Monday, April 7, 2014

Maple Syrup Sazerac

By Warren Bobrow, Cocktail Whisperer

The maple syrup is just started to drip from the trees here in Northwestern, New Jersey. 

That’s my favorite time to get in touch with friends of mine who tap their own maple trees.  You see, the first run- in my opinion is the best for making cocktails.  I probably won’t put this nearly clear liquid over my pancakes because it lacks the deep, woodsy smack of long boiled syrup. 

The first run should be frozen into ice cubes!

The cocktail that reminds me most of springtime is the Maple Syrup Sazerac.  Similar to the textbook version of the Sazerac only in the word, Sazerac- this concoction includes both maple water ice cubes in the glass (horrors!) and a few teaspoons of dark amber maple syrup in the recipe.

Bookers Bourbon, rolling in at something north of 130 Proof is my choice for the base spirit.  There is no messing around with Bookers.  This is strong stuff.  Everything that I read about Bookers is true.  Cask Strength means trouble in the wrong hands!  Even the company recommends cutting this bourbon whiskey with some water.  In the case of this Maple Syrup Sazerac, the water is from a maple tree!

Carpano Antica makes headway into this cocktail, but not too much, just enough to wash the
inside of the glass.  There is a haunting sweetness about Carpano.  Perhaps this elegance of herbs and wine, aged in venerable barrels gives Carpano the edge over other Italian Sweet Vermouth.  I’m certainly not going to compare Carpano with anything available on the shelf in a supermarket, alongside cooking wine.  Carpano is ultra elegant and a little bit goes a long way as your essential go/to in this Maple Syrup Sazerac.

The bitters are also of utmost importance.  I’ve grown extremely fond of the Bitter Truth Creole Bitters.  Stained a vivid orange/red color, they emulate in color the famed Peychaud’s bitters, but possess a deeper, more aromatic nose.  Watch out for your white bucks, spill some of these bitters on them and the stain will be permanent!  Bitter Truth Creole bitters come in a lovely bottle that should be at the front of your bar!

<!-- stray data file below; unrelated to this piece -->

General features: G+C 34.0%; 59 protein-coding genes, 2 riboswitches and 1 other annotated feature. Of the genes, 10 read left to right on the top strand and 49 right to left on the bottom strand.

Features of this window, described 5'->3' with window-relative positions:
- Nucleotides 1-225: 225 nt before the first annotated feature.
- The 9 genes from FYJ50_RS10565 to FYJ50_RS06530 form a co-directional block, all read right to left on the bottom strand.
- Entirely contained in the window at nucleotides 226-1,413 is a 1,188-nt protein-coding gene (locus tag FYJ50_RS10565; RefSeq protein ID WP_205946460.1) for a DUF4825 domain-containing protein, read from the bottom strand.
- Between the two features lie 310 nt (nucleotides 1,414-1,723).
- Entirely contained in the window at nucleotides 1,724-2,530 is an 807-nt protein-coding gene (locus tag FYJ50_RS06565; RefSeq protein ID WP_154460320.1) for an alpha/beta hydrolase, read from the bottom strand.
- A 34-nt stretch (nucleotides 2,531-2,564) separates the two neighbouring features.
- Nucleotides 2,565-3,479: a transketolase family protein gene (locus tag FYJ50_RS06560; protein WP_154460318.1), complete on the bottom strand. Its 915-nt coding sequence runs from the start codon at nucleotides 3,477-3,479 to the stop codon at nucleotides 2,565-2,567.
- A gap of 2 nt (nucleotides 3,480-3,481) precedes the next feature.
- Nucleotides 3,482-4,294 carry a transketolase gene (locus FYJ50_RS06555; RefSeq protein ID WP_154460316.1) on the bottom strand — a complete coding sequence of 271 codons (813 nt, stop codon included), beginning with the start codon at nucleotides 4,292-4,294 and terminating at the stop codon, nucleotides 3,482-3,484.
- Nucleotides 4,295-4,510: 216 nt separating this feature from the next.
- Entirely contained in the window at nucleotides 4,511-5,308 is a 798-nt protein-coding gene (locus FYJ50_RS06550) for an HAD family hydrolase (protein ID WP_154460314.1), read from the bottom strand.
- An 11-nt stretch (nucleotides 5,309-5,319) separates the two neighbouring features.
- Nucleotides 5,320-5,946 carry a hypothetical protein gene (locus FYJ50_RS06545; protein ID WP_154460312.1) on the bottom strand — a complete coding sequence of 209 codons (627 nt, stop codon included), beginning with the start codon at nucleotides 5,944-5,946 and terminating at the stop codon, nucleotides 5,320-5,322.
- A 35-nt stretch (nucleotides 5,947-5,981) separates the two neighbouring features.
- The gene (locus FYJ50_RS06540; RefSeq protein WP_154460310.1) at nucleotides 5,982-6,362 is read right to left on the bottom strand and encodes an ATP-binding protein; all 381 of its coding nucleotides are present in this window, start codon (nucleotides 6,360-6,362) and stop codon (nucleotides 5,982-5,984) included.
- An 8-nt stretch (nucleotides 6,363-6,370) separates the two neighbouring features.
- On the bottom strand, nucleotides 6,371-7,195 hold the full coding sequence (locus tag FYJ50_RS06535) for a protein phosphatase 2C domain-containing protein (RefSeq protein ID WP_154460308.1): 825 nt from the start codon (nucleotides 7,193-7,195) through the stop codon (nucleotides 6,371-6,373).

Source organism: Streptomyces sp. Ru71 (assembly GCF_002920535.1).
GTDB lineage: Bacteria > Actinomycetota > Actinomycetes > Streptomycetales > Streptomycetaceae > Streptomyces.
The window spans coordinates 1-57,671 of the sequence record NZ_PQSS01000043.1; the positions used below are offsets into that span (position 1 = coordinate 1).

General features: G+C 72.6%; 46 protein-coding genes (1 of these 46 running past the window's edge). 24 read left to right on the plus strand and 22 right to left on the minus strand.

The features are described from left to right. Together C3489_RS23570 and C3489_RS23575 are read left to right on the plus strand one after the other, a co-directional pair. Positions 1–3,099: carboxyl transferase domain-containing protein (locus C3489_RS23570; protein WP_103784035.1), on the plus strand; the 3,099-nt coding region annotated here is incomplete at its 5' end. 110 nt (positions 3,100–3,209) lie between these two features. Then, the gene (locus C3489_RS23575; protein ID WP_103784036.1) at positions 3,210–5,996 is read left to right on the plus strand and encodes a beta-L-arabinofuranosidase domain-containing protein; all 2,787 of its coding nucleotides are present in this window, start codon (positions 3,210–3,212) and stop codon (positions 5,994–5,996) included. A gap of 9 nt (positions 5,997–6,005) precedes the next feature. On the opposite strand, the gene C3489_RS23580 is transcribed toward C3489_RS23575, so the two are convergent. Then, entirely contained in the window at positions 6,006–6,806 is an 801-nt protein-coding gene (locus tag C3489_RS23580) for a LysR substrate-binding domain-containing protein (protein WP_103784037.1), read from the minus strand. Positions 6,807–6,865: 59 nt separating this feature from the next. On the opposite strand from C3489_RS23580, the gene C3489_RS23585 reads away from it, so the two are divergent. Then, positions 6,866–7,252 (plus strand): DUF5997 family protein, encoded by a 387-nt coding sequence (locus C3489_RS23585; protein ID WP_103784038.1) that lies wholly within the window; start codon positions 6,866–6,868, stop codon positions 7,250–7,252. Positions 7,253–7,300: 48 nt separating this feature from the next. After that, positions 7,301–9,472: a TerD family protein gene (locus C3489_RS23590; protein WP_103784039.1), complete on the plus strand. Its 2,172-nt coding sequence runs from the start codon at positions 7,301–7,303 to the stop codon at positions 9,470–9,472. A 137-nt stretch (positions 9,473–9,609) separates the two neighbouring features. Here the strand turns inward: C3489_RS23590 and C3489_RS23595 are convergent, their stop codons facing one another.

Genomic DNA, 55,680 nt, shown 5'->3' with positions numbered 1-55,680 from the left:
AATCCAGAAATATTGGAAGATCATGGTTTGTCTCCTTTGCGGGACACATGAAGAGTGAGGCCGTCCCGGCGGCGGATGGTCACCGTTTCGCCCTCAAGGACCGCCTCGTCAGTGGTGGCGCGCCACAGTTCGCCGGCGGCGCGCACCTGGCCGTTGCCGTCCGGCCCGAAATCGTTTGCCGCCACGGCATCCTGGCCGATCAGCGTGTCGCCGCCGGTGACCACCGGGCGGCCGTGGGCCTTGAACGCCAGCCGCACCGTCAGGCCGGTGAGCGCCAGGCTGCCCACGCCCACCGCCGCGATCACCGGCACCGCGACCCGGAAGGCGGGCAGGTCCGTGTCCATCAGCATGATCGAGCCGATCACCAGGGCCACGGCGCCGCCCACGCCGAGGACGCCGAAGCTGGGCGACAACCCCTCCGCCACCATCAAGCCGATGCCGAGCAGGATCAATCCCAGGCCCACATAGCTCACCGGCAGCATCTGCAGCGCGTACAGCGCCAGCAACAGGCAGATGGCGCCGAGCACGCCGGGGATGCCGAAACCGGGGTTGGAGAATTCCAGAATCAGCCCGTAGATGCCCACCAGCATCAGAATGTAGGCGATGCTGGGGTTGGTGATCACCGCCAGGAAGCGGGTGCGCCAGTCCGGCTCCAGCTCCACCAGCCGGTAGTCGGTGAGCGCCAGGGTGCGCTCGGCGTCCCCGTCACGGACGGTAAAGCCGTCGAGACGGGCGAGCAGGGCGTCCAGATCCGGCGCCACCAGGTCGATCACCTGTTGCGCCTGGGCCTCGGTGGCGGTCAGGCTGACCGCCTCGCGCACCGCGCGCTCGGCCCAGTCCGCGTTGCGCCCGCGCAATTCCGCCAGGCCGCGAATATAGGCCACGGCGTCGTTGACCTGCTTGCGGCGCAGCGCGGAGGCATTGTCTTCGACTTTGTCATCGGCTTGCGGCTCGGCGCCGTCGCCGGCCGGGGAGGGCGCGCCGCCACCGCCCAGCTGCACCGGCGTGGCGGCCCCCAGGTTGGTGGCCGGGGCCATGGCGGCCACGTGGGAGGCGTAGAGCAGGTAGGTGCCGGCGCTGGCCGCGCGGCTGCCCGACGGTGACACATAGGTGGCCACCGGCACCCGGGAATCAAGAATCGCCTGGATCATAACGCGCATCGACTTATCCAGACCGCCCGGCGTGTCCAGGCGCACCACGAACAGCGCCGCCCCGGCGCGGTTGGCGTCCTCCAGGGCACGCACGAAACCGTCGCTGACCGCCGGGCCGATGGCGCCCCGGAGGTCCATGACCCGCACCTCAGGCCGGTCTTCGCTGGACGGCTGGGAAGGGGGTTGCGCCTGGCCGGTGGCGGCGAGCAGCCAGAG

The real maple syrup element is essential.  Don’t let me catch you using a corn syrup alternative, stained hideously by caramel coloring and sweetened with chemicals that vaguely imitate maple syrup. 

This is just not done. 

First of all, you should make friends with someone who taps their own maple trees.  Trade him some of your perfectly seasoned firewood that he will burn to heat his evaporator.  He might give you a pint or two of his first run maple water.  Then, later in the season maybe he’ll give you a taste of his darker colored syrup.  Maybe, if you offered to make your friend a Maple Syrup Sazerac with Booker’s Bourbon and Carpano Antica in addition to his syrup.  Well, that would be very nice.  This drink needs dark amber syrup to become otherworldly. 

You’ll see why in the end result.

The first thing that you need to do is take the first clear run of maple sap and cut it by ½ with pure, spring water.  Freeze that precious liquid overnight in a silicone ice cube tray.  I like the 2x2 ones for this cocktail. 

The next day you will have your maple ice, all ready for the Maple Syrup Sazerac.


Maple Syrup Sazerac

There are many ways of making a Sazerac.  Some are made in the classic method with Absinthe.  This Sazerac from my twisted mind filled with seasonal flavors takes a dog-leg to the right with the addition of the ever stylish, Carpano Antica in addition to the usual Absinthe.  I use them both because this drink really takes off with the herbal depth maintained in both ingredients. 

The maple syrup in this cocktail must be what is now named Grade A, Dark Amber.  It used to be called Grade B, but the powers that be in the maple syrup world thought grading something a B meant not as good as Grade A., but I digress. Grade B, stylistically, was perfectly suited to cooking and cocktails.  It has a dark and robust flavor. Cooking Maple syrup is not dainty in any way. 

Ingredients:
2 oz. Booker’s Bourbon
¼ oz. Artemisia-Bugnon Distillery "La Clandestine" Absinthe Superieure (for the float)
½ oz. Carpano Antica (for the wash)
½ oz. Dark Amber Maple Syrup
Six shakes Bitter Truth Creole Bitters

Preparation:
Wash a cut crystal glass out with the Carpano Antica Sweet Vermouth from Italy (pour the Carpano into a glass and wash it around, coating all interior surfaces)
Add one large cube of the maple water ice to the glass, set aside to cool down nicely

To a cocktail mixing glass add some bar ice – no more then ½ filled, please

Add the Booker’s Bourbon
Add the Dark Amber Maple Syrup
Add the Creole Bitters

Stir to cool and combine, about thirty times

Strain over the cut crystal glass with the maple water ice
Float the Absinthe over the top with a bar spoon

Serve with a long twist of lemon
Serve this to your friend who gave you the syrup- and then make one for yourself!

Cheers from DrinkUpNY!

Article by Warren Bobrow, a nationally published food and spirits columnist who writes for Williams-Sonoma, Foodista and the Beekman Boys.

1 comment:

  1. Warren,
    Question: I have all the ingredients and accessories needed for this version of a Sazerac except for the first run maple water to make the ice. I live in Maryland, not the New England area for easy access to it. What suggestion might you have as an alternative? Boil some water and put some real maple syrup in it and then freeze it?
    Thanks for any help you can offer.
    Ric

    ReplyDelete

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